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A focus on Illinois governor

Special legislative session to eye ousting Blagojevich.

SPRINGFIELD, Ill. - Officially, Illinois lawmakers will gather soon to consider a special election to replace Barack Obama in the U.S. Senate, but it was already clear yesterday that ousting disgraced Gov. Rod R. Blagojevich was at the top of many to-do lists.

"On a scale of one to 10, impeachment is 25, and everything else is a two," said Rep. Jack Franks, a fellow Democrat from Woodstock.

A legislative session beginning today will be the first since Blagojevich was arrested last week on charges that he tried to profit from his power to choose Obama's replacement and shook down businesses seeking state deals.

Republicans said yesterday that they planned to put public pressure on Democrats to move against Blagojevich. A spokesman for Democratic House Speaker Michael Madigan said he would discuss the idea with Republican leaders today.

Meanwhile, Blagojevich was expected to firm up his legal team after meeting with lawyer Ed Genson, who has defended media mogul Conrad Black and R&B singer R. Kelly. Yesterday, Blagojevich's wife, Patti, went into Genson's building.

Genson, a bulldog who generally takes his cases to trial, has said he and the governor would make a "mutual decision" today. Blagojevich spokesman Lucio Guerrero said the governor "has no plans on resigning Monday."

Guerrero did not say whether Blagojevich could or would do anything to slow the legislature's move toward impeachment.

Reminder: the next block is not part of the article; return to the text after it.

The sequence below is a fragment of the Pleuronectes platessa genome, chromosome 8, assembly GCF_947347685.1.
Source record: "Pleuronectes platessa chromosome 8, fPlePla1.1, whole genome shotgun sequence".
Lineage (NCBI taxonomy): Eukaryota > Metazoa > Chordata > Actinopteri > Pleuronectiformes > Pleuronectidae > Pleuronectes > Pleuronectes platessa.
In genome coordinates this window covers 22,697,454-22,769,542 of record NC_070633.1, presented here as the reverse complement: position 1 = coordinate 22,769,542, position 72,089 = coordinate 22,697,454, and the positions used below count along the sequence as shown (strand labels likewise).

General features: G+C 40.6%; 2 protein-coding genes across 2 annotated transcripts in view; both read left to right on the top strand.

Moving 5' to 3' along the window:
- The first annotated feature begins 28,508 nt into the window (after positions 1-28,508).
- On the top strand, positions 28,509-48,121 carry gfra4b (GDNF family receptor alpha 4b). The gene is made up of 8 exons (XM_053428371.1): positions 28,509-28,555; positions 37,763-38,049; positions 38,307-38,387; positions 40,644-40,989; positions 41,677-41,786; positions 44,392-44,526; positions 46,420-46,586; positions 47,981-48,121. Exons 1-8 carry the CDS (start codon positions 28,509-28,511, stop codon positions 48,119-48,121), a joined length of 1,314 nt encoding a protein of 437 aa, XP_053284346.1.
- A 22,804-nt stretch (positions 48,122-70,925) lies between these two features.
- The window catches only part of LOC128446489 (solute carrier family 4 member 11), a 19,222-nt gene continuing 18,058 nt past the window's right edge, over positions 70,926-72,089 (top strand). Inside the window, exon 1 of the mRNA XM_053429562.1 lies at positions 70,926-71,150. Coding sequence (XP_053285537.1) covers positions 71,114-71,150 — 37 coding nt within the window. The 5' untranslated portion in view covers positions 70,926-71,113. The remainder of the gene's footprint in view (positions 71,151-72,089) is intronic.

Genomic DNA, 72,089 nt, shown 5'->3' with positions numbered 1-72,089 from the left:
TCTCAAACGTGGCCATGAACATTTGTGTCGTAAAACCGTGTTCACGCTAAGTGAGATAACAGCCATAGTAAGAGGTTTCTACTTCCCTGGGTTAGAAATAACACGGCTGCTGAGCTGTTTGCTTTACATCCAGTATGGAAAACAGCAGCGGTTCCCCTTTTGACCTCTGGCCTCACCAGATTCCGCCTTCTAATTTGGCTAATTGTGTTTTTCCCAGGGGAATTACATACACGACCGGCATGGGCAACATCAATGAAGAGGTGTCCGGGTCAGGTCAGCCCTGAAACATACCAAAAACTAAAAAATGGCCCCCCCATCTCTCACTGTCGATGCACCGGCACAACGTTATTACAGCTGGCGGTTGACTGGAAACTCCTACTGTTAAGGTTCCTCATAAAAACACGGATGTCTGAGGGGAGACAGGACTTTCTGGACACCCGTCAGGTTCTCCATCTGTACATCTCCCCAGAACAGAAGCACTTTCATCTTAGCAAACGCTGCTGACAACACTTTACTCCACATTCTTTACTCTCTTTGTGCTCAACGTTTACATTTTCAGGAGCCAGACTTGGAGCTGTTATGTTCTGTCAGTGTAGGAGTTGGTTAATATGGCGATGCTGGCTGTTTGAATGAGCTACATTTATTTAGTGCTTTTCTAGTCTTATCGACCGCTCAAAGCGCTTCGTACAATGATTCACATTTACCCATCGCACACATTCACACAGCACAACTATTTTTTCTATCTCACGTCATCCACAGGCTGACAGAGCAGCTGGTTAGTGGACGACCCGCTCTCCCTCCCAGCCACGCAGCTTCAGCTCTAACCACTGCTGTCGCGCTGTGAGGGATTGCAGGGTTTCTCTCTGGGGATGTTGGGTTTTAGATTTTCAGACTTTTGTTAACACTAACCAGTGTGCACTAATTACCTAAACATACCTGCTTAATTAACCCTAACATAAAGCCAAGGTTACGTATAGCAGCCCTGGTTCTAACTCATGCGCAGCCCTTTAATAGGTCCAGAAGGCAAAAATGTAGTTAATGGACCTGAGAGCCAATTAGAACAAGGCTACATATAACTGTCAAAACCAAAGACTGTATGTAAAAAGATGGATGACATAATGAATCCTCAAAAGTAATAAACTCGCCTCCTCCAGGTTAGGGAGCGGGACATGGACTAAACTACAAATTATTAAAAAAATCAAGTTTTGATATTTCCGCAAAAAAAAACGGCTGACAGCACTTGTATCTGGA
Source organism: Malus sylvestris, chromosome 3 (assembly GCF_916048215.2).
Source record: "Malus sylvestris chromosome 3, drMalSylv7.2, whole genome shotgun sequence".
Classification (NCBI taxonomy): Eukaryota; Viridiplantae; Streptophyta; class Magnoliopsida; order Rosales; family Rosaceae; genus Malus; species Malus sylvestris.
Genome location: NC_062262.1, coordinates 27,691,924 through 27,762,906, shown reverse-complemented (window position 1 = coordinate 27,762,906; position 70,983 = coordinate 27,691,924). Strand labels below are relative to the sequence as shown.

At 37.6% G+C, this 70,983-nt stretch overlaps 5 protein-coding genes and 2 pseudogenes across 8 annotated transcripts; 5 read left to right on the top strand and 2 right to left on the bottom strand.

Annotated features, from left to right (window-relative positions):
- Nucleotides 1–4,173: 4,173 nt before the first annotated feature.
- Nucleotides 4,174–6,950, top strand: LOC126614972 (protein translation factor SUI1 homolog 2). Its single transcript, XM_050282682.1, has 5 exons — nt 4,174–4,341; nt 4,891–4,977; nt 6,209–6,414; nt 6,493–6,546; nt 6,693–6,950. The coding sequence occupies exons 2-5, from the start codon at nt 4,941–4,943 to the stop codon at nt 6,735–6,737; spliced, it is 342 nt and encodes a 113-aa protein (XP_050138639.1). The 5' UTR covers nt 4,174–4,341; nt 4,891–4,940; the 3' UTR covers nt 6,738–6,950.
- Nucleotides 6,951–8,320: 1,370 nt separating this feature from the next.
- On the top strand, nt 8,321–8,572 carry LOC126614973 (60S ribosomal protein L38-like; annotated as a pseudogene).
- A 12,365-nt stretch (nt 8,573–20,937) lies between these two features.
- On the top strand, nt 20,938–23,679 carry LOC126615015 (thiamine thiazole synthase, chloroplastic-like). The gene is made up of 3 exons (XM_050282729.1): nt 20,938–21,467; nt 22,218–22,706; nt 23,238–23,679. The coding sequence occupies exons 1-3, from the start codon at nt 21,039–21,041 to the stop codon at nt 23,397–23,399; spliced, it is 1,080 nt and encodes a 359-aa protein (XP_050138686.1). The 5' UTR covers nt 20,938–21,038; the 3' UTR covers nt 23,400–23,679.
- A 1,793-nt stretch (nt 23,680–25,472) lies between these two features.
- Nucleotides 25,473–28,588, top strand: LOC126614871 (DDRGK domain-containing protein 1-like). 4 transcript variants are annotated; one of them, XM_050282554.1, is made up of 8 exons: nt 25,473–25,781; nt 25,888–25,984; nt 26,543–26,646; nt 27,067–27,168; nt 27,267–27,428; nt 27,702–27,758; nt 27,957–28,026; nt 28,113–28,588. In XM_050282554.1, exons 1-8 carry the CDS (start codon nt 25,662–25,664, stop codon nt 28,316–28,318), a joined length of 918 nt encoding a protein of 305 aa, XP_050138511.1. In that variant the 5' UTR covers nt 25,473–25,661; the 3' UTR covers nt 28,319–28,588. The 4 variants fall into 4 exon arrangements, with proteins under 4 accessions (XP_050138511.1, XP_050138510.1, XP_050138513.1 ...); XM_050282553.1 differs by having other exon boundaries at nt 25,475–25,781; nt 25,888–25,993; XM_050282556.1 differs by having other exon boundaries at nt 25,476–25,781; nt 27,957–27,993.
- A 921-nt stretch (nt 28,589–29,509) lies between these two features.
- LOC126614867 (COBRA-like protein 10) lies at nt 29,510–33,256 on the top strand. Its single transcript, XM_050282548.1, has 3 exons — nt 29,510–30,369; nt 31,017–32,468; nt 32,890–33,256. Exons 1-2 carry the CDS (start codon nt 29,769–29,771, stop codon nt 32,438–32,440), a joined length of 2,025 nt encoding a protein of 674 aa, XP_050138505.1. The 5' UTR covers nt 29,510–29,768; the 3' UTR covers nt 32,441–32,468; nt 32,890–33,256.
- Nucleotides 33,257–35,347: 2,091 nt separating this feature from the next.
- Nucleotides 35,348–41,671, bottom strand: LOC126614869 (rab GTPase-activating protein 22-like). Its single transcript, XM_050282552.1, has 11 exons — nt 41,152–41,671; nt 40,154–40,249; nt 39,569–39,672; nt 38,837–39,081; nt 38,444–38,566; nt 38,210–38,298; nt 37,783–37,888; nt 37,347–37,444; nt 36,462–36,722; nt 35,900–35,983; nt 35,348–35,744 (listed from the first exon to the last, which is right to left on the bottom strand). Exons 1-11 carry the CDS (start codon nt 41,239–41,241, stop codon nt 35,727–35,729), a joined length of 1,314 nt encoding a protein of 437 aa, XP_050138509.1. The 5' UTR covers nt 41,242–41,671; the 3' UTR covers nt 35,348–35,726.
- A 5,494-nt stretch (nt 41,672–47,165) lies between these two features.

"The governor has indicated in the past there is more to this story that he's wanting to tell at an appropriate time," he said.

David Dring, spokesman for House Minority Leader Tom Cross (R., Oswego), said Republicans would step up the pressure on Democrats to remove Blagojevich.

"If they won't work with us, you'll probably see some good theater," Dring said.

The GOP also plans to run television ads pressuring Democrats to approve a special election to replace Obama. Blagojevich still holds the power to appoint a new senator, and if he resigned, that power would go to Democratic Lt. Gov. Patrick Quinn.

Illinois Republican Party chairman Andy McKenna told reporters the ads will "make the point that this is the people's seat, and the people deserve a special election."

A spokesman said Madigan, who has often clashed with Blagojevich, would discuss impeachment with Cross today.

Franks said Madigan - a methodical man who never rushes decisions - listens to House members and will probably respond to public cries for impeachment.